Passive principles for good design

Windows may be double or triple glazed.

By Danielle Kutchel

Passivhaus is gaining traction in Australia for its innovative ways to save money, save the environment and still create a cosy home for all types of families.

IN case you’re not familiar with the term, Passivhaus is a German word for a set of governing standards for house design.

It first emerged in Germany in the late 1980s, after a conversation between Bo Adamson of Lund University, Sweden, and Wolfgang Feist of the Institute for Housing and the Environment, Darmstadt, Germany.

The first row of Passivhaus town houses was built in Darmstadt in 1990.

It has since developed into a housing performance standard for energy efficiency and is ideal for people looking to save money on energy bills. Passivhaus design offers numerous benefits to home owners, including less energy usage as the house stays within a comfortable temperature range, less dust and mould, and fresh clean air

There are five core elements that underpin Passivhaus design. These are:

1. Insulation blanket

2. High-performance windows and doors

3. Elimination of thermal bridging

4. Air tightness

5. Ventilation

Each of these plays an important part in creating an energy-efficient home.

Insulation blanket

A house designed according to Passivhaus principles is highly insulated, far more so than a typical house. Insulation is used in the walls, floor and ceiling, or the house can be constructed from insulating materials like straw bales. The high level of insulation works to minimise radiant heat gain in hot weather, and conductive heat loss in colder months.

High-performance windows and doors

Typically, the doors and windows in a Passivhaus are also well insulated. Windows may be double or even tripled paned, depending on where the house is built and what the conditions are like. Low-emissivity glass may be used instead; this is a type of glass that has a thin coating to reflect heat. Gaps between the panes are filled with still air or gas. Special air seals and thermal break window frames add to the insulation and noise-reduction.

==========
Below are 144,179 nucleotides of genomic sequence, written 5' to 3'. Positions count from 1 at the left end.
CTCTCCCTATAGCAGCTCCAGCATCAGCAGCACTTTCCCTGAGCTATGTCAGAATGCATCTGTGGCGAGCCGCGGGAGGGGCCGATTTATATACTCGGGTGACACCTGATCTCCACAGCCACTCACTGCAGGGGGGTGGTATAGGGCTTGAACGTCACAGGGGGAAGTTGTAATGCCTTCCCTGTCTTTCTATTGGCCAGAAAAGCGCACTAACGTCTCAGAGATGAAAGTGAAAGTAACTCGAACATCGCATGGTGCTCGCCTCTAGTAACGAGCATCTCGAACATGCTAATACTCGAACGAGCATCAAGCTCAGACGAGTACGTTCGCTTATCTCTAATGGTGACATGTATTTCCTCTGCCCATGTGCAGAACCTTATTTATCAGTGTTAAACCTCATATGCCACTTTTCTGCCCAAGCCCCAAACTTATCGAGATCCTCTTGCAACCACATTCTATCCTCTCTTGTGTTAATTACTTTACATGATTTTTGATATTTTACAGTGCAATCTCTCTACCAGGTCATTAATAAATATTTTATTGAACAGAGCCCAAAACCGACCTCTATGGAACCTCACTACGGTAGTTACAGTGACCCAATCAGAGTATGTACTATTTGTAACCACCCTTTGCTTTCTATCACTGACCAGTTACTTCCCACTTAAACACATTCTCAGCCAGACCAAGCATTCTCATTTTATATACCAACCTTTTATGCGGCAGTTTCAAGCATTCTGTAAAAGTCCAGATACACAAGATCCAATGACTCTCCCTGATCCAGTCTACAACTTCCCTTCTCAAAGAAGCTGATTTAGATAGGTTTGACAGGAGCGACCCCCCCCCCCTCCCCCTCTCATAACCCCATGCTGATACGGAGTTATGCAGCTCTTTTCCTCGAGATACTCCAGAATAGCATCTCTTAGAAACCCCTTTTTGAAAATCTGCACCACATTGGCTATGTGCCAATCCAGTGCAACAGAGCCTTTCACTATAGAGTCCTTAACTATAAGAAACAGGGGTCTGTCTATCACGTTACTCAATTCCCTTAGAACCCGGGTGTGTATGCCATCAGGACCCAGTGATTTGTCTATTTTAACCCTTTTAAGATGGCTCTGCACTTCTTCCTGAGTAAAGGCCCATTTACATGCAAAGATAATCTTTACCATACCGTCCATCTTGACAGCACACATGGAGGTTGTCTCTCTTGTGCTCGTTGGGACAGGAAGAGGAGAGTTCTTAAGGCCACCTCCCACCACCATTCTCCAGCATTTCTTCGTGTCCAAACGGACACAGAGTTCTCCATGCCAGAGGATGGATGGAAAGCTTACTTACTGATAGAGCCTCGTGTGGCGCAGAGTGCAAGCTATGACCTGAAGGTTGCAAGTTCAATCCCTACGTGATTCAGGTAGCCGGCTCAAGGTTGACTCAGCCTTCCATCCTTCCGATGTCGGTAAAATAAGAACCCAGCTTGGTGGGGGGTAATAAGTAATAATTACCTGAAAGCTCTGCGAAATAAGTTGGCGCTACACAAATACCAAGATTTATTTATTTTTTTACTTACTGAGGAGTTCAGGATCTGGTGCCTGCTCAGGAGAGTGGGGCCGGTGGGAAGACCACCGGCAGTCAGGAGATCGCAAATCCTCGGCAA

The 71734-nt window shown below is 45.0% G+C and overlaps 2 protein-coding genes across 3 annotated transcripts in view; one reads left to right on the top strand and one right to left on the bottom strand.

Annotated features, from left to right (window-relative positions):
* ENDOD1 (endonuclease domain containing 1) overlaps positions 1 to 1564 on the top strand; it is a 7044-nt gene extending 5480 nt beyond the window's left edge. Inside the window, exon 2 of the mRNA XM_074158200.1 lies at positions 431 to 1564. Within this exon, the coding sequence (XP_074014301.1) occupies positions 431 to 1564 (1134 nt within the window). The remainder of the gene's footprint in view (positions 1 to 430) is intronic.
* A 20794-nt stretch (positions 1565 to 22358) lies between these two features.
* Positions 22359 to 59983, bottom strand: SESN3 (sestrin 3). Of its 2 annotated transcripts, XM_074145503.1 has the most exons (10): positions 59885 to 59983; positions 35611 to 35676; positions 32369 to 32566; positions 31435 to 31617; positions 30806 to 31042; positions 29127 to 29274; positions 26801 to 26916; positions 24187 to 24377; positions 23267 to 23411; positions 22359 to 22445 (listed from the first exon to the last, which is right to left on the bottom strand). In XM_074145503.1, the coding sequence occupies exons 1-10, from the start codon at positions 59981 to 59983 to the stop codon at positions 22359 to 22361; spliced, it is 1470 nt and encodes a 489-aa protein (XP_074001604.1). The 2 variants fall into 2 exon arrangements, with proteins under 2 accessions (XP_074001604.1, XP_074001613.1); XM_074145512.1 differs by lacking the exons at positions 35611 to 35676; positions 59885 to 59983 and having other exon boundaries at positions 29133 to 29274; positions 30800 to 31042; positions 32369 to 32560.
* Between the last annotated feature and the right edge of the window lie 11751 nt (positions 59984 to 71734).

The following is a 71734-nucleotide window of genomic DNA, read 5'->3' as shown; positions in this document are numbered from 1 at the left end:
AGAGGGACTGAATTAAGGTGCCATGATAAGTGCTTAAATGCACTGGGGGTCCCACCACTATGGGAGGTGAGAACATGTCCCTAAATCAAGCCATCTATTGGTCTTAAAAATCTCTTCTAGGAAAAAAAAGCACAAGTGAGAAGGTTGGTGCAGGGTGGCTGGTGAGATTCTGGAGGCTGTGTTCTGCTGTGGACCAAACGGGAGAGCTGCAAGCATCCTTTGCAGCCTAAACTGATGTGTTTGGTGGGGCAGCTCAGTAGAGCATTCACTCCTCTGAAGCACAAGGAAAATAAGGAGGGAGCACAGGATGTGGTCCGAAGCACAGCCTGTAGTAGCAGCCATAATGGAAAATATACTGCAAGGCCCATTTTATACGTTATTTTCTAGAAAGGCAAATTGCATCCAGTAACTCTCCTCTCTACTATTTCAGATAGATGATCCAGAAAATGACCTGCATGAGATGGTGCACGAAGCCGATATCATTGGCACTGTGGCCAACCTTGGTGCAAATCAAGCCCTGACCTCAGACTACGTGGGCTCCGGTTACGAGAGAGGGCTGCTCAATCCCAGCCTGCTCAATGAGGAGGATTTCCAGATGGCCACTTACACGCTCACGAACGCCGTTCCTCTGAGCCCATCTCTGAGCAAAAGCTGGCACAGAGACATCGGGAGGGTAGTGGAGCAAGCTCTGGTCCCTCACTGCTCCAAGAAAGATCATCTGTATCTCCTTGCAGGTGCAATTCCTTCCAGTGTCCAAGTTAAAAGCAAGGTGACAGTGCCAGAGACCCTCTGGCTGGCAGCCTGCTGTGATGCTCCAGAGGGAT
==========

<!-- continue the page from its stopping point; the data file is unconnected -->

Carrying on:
Elimination of thermal bridging

A true Passivhaus is designed with thermal bridging in mind. Thermal bridging refers to a part of a house where heat or cold is easily conducted in and out. In a Passivhaus, this should be minimised or eliminated through continuous insulation throughout the building.

Air tightness

Passivhaus principles call for total air tightness in the building according to strict calculations. All joints are sealed over, and air transfer is managed by controlled ventilation, resulting in high quality internal air. Air tightness helps the house maintain a comfortable temperature for longer.


While natural ventilation can be employed, typically a Passivhaus uses mechanical ventilation with heat recovery. The ventilation unit recovers heat and cool from within the house to be dispensed throughout, while also filtering air that comes into the house to flush out stale air. Passivhaus designs usually don’t need heating or cooling to be installed as the ventilation and heat recovery system maintains the house’s temperature at a comfortable level.

It is possible to have a house that borrows some Passivhaus principles, without being a true ’Passivhaus’. For example, double glazed windows are becoming more and more popular as home owners and builders realise just how effective they are at keeping a house at a comfortable temperature and minimising noise. Many Passivhaus principles can be expensive to install, however rumours suggest the Australian building industry will move to incorporate many of the Passivhaus standards and measurements into Australian building standards – so expect to see and hear more about them in the coming years.

Regardless, the principles can be applied today in various degrees to create an energy-efficient, comfortable and environmentally-friendly dwelling.